Conference room of the Best Western where Nicole Green's police review board was held as seen from the technician's corner.

How cop Nicole Green's pursuit of justice leaves injustice in its wake

It was questionable when the Halifax Regional Police constable tazered a man, but three days of police review board hearings doesn't feel like the answer.

When a non-lawyer watches the legal system in action, a vague sense of injustice lingers in the aftermath. It’s often hard to nail down exactly what’s causing the malaise. There’s always a hint—a certain je ne sais quoi d’injustice. And, unsurprisingly, the same malaise that permeates courtroom proceedings also crept its way into the recent Nova Scotia Police Review Board hearing for Halifax Regional Police constable Nicole Green.

Even though the review board hearing is somewhat sheltered from some of the big pitfalls of injustice in our legal system, like jury trials, there are some spillover effects. For example, Black people are about five times more likely to be in the prison system than their white counterparts. And even though a lot of Nova Scotians smoke weed, back when it was illegal Black people were more than five times more likely to be arrested for it than their white counterparts. And Black people in Nova Scotia have a history of being racistly stopped by police more frequently than their white counterparts. And constable Green did testify that when she’s interacting with people, they’re not usually at their best.

So is it possible the injustice is that Green and her Black taser victim were set up by their shared cultural history to expect hostility and mistrust from each other in a way that the review board couldn’t adequately address? That’s a pretty big injustice, but it’s obvious and it’s one we’ve been conditioned to expect. The unease comes from something that’s not quite in focus.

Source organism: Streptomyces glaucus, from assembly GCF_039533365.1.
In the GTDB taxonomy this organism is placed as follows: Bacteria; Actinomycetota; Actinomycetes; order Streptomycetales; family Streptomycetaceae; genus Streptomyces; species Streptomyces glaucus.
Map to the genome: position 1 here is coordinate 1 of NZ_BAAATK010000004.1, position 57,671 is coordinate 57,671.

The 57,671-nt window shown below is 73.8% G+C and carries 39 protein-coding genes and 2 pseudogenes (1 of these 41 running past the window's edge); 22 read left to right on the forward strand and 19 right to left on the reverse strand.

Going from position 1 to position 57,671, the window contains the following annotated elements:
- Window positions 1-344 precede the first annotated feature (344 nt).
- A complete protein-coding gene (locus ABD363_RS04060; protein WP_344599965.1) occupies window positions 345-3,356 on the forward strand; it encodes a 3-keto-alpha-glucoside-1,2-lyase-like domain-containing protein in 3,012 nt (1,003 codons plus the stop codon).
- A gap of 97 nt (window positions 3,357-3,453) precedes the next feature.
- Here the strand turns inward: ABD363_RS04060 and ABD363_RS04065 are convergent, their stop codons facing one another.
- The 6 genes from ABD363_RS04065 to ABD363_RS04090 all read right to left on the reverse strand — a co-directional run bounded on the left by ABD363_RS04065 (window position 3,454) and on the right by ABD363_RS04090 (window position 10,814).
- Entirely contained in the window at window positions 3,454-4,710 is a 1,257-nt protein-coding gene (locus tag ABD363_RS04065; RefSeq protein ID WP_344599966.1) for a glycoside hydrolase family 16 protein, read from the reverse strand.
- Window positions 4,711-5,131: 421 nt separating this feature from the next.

Was it when Green’s lawyer, Brian Bailey, interrupted proceedings to take issue with calling tazering violence? Although any average person would call tazering an act of violence, to Bailey’s thinking when a cop does it it’s called “use of force.” Because, apparently, if Nicole Green were off the clock and tazed someone, it would be illegal behaviour involving physical force intended to hurt, damage or kill someone or something. When she does the same thing in uniform as a cop, however, it’s legal behaviour involving physical force intended to hurt, damage or kill someone or something. But that sounds bad, and cops are a force for good (or so they claim) and so cop violence, AKA state-backed violence, requires a euphemism. And euphemisms allow cops to shirk responsibility for their violence. Which the Halifax Regional Police absolutely did in this case. Is that it? That feels pretty serious, but maybe like a tangential issue with police more generally?

Maybe the real injustice in this process is time and what happens over time to someone with power and someone without.

When she tazed the man we’re calling Fred in Dec 2019, Nicole Green made the sunshine list of high-earning city employees with a salary of $113,855.62. She’s no longer on the sunshine list, which can be inferred as losing at least one pay grade, but she’s still employed. The taxpayer likely pays for her lawyer. She has not really suffered any objective negative consequences for tazing a man on Quinpool road. She may face consequences in the future, as she was found to be in the wrong in the HRP’s initial internal investigation. But even then, those initial consequences were eight hours of docked pay and training designed to make her a better cop. The review board is tasked with considering whether it should overturn the HRP investigation’s ruling, not whether the force’s original punishments were too lenient. No matter how this plays out, Green will likely be okay.